Our method and practice provide young people with the opportunity to craft and develop their own adventures, trips, and service projects.

The appeal of true Scouting has always been to that element of the vagabond, pioneer, and explorer, which is part of our nature, and is at its most evident in youth.

Scouting is an outdoor movement and that is part of its character. To whatever degree conditions may, at time, force us indoors—such as weather, darkness, or town life—we must regard this as second-best necessity and never as a satisfactory substitute for the real thing.

For more info – https://49thgoldcountry.com

 

photos by Celeste

 

Hanging with Kelly – Guest Blogger – Placerville, Ca

Kelly Howell; Wife, Mother, Documentary Photographer, Entrepreneur,…..Adventurer. Kelly lives in Placerville, Ca. which is also known as “Hangtown“. Below is a blog post from her photography website, www.kellyhowellphoto.com.

Exploring the Outdoors

I always forget how close we live to so many beautiful, natural things. We live a little over an hour from Lake Tahoe and two hours from the beach. In between all that are many more of California’s wonderful places like lakes, waterfalls, streams, foothills, wetlands, mountains and forests. Many of the reasons I live in California is to be so close to all of these things. If you don’t live here you probably don’t realize how diverse our terrain is. I have encountered many people who think everyone in California lives next to the beach. I giggle every time someone tells me that. It’s not just people from out of the country either, it’s people from other parts of the states too.

Recently we took a trip to a place called Bassi Falls. I have heard about the falls from several people, but we just never took the time to go. I don’t know why, since it’s only about 45 minutes from us. It was a great hike for our family. It was about a mile in and it cascaded over giant granite boulders. It started out on a single track trail among towering pine trees.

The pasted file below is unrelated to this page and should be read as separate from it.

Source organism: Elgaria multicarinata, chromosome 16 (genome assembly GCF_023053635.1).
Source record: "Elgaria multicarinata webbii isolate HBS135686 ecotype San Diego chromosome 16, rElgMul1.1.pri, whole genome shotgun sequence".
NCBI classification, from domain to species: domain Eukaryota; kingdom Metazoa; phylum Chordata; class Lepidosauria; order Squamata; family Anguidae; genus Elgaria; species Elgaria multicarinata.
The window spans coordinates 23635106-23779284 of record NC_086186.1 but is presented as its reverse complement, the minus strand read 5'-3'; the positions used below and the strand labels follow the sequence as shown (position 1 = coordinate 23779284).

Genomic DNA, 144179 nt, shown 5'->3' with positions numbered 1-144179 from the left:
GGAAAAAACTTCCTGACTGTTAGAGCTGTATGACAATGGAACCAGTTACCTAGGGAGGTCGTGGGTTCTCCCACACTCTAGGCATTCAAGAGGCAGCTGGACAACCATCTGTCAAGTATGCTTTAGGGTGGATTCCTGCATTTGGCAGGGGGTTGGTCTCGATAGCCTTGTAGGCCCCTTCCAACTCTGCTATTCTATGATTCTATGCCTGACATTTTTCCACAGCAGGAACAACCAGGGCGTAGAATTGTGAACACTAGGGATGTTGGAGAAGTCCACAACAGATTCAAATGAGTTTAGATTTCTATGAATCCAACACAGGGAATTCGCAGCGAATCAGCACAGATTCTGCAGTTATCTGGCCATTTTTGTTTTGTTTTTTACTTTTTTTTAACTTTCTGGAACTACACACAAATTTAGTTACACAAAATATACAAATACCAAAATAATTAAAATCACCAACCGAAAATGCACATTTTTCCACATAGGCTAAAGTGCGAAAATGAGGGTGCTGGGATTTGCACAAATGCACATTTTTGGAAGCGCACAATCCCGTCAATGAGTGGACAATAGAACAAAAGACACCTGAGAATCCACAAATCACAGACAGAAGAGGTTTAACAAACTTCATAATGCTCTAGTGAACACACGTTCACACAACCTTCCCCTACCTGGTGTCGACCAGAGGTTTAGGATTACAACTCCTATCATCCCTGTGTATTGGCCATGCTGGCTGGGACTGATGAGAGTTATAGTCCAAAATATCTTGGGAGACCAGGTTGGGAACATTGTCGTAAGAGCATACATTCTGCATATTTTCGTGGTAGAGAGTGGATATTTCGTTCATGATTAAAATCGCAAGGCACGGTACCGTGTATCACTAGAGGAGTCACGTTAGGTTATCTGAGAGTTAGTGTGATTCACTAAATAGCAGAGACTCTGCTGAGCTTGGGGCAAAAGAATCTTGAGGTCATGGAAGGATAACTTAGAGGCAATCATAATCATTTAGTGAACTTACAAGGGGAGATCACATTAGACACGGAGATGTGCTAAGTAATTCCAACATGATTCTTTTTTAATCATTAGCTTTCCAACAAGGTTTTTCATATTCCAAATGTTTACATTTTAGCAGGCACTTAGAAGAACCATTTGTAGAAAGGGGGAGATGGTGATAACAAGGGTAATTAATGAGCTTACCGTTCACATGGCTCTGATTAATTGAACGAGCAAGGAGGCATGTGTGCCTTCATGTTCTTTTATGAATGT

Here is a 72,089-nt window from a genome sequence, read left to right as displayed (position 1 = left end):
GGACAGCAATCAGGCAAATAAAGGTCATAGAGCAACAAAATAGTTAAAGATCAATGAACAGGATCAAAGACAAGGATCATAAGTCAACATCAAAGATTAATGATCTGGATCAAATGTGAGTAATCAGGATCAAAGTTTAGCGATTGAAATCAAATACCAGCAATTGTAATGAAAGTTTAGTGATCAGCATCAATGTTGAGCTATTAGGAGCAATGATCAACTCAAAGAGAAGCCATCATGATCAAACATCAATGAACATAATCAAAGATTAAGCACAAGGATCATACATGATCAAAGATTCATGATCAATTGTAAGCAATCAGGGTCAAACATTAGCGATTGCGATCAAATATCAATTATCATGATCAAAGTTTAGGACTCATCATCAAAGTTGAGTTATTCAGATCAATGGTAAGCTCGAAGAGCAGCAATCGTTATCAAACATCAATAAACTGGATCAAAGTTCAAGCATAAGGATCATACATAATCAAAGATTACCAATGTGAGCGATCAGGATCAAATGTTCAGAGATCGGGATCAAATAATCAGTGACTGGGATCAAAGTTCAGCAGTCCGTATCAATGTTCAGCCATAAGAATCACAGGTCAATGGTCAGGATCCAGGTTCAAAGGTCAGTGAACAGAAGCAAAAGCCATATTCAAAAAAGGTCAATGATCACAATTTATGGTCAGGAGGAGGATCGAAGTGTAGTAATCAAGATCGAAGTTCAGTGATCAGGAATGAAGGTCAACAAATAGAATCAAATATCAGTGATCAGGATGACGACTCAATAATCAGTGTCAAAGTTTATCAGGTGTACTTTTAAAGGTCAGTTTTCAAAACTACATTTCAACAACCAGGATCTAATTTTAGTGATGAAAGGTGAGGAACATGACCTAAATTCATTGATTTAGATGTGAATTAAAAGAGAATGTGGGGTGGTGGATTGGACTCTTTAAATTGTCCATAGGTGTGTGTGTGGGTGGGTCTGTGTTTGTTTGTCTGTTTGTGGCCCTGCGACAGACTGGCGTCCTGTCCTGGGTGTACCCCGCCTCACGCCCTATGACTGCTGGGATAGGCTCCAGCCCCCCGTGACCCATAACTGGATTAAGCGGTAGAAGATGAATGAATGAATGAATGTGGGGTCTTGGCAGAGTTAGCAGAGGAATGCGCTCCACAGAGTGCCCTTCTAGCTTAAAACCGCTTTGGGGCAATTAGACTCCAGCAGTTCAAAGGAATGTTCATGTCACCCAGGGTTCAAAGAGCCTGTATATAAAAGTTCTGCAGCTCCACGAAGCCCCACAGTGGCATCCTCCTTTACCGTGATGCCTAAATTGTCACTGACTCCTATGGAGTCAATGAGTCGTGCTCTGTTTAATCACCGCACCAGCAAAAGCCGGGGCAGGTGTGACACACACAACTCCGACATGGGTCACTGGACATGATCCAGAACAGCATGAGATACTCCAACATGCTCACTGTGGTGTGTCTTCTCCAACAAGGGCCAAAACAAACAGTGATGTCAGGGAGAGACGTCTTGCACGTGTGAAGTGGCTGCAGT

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Pictured is my mom or what my son calls her, Gigi. 

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Once the dirt trail ended we were on granite rock for the rest of the time. I love the rock! The granite has these tiny little sparkles underneath the sun and it reminds me of the sea shimmering. It also allows people to build cairns, which for some reason I am drawn to photographing. The cairns are meant to mark trails, but many people now just build them as art or to mark their presence. Many park rangers end up knocking them over as they can be misleading for other hikers. So I never trust them to lead the way anymore. I do however like to take pictures of them and have many photographs of cairns in my collection.

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Pictured is my husband and son.
As you can see in the next picture is a lot of granite rock. Many of California’s trails near Tahoe and in El Dorado National Forest are made of granite. A popular jeeping trail called the Rubicon Trail, which was a Native American foot path at one point, runs through this area. It’s about 22 miles long and brutal. I remember going on it with a childhood friend and her dad and the jeep broke down. We had to camp on the granite rocks for a couple of days until someone came to our rescue.

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Even though the waterfall wasn’t flowing a lot, since it’s later in the summer, there were still many pools to swim in. Had I known, I would have worn the right clothes. However, there were many shallow pools that my son, husband and I could splash in. My parent’s dog even got in on the action!

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Such a beautiful place, so close to home. You’ll just never know what you’ll find when you explore! I’ll leave you with a couple more shots of the pools and scenery. Until the next adventure!

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To read more of Kelly’s adventures, go here to her website blog –